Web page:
THE BLOG

On Remembering Amalek

02/26/2015 12:09 pm ET | Updated Apr 28, 2015

This coming Sabbath in the Jewish calendar is known as Shabbat Zachor, the Sabbath of Remembering. It is the Sabbath that precedes the holiday of Purim, which Jews around the world celebrate next week, to remember how they were saved from the evil machinations of a Persian man named Haman, who sought to annihilate the Jews of Persia (today's Iran!), according to the Biblical story as told in the book of Esther, which is read in full on this holiday.

On this Sabbath, we read special verses from the book of Deuteronomy at the end of weekly Torah reading:

Remember what Amalek did to you on your journey, after you left Egypt, how undeterred by the fear of God, he surprised you on the march, when you were famished and weary, and cut down all the stragglers in your rear. Therefore, when the Lord your God grants you safety from all your enemies around you, in the land that the Lord your God is giving you as a hereditary portion, you should blot out the memory of Amalek from under heaven. Do not forget! (Deuteronomy 25:17-19)

In Jewish Tradition, Haman was considered a descendent of Amalek, so that on the holiday of Purim, Jews remember his attempts to annihilate our people by listening carefully to the reading of the Scroll of Esther in the synagogue and making lots of noise to eradicate his name.

Who exactly is Amalek that we seek to blot out his name and at the same time keep his memory alive?

In the traditional Jewish mindset, he is the classic anti-Semite, the one who attacks innocent Jewish women and children when they are weak and helpless (mostly in the Diaspora, but also now in Israel). In today's terms, he would be called a "terrorist" since he attacks Jews just because they are Jews, and focuses on innocent civilians, whether in Paris and Copenhagen, or in Jerusalem and Tel Aviv.

But the holiday of Purim can lead also to hatred and vengeance. When I was young and grew up in a Reform Jewish congregation, we never read the whole book of Esther, so I never got to the back of the book. Only when I got to Israel did I discover that in chapter nine of the book of Esther we read about the large counter-pogroms that the Jews enacted against Haman's children and their families! This was somehow purposefully overlooked in classical Reform Judaism, which preferred to stress the ethical parts of the Bible and tended to ignore the more violent stories.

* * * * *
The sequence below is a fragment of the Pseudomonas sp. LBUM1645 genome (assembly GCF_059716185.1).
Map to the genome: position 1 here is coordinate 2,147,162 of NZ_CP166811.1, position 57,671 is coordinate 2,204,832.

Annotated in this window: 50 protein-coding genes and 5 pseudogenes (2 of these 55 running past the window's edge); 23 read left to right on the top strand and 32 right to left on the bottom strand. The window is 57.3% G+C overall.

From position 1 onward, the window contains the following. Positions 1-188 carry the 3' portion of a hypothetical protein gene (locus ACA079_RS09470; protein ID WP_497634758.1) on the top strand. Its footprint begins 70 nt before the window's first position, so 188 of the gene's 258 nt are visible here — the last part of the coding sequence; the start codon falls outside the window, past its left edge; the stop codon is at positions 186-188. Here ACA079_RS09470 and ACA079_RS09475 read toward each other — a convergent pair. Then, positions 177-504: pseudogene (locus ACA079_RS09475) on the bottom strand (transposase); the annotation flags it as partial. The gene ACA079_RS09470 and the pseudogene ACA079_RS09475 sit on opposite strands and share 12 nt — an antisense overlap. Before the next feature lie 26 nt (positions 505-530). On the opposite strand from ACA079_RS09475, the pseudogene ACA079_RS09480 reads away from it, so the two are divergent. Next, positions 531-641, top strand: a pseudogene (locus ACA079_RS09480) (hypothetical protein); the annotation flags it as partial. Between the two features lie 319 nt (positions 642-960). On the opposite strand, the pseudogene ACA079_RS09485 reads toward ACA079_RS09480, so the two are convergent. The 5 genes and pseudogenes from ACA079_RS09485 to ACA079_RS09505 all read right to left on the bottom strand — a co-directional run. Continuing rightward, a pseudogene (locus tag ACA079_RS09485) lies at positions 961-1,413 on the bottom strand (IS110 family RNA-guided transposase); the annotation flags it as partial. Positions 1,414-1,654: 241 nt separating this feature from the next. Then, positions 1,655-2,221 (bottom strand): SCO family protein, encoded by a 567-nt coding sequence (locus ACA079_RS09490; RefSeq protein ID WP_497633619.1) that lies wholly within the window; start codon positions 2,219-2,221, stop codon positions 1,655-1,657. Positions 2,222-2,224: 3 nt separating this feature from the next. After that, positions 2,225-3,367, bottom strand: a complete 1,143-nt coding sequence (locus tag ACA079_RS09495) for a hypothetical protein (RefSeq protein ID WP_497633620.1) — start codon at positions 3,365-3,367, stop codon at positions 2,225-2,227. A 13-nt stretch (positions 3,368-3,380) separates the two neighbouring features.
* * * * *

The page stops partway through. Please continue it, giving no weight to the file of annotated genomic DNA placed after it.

This remembering of Amalek -- and the commandment to wipe out any memory of him -- allegedly led Baruch Goldstein to kill 29 innocent Muslims who were praying in the famous Ibrahim mosque in Hebron 21 years ago, just before the holiday of Purim. And it leads too many Jews to see all Muslims or all Arabs or all Palestinians as descendants of Amalek, and thus fosters an unhealthy spirit of vengeance against others who are not of the Jewish tribe.

However, there are other Jewish interpretations of who Amalek is and how we should relate to him. I learned one such interpretation from Professor Menachem Klein who teaches in the Department of Political Science at Bar Ilan University and lives in Jerusalem, and who wrote last year about how Amalek can be understood differently.

Today, Amalek does not exist, but Amalekite behavior exists and must be confronted... The Hasidic commentary on Amalek sees Amalek as a very negative character trait. According to the Hassidic approach, the battle with Amalek is an inner struggle that every Jew conducts within himself. Preachers with a social and political orientation see Amalek as a radical anti‐Jewish stance on the part of individuals and groups from the nations of the world. They distance "Amalekite" behavior beyond man and the Jewish collective. (Shabbat Shalom, Issue #845, Purim 5774, 2014)

Klein ended his article about Amalek by bringing a profound and inspirational quote not from a Reform or Liberal rabbi but from one of the most famous Orthodox rabbis in modern history, Rabbi Shimshon Raphael Hirsch (1808-1888), who was one of the founders of Modern Orthodoxy in Germany. In bringing this quote, Klein points out to us that it sounds like Rabbi Hirsch was writing this as if he lived in Israel today:

Do not forget this thing: If the day comes and you want to be similar to Amalek and their likes, and you will not know the obligation, and you will know not God, but you will just look for opportunities in small and big matters, to exploit your superiority only to harm mankind, "don't forget" the moral mission of Israel... Remember the land soaked with tears that cause the laurel to grow for these wreaths. Do not forget this thing, for when the day comes when you yourself will suffer from the aggression and vulgarity of Amalek... Preserve your humanity and the values of integrity that you learned from God... and in the end humanity and justice will win over vulgarity and violence. (Commentary on Deuteronomy 25:19)

Accordingly, remembering Amalek can have an important moral meaning for us today, especially for us in Israel. "Amalek" can be understood as the evil within us, as individuals and as a people. We have to be mindful of this side of us and attempt to "blot it out" as much as possible, and not only accuse others of being "Amalekites".

This is our great challenge in rebuilding Jewish sovereignty in the land of Israel. We can no longer ignore this. On the contrary, remembering "Amalek" could help us in our own struggle against unethical behavior, now and in the future, as Jewish people and as a Jewish nation.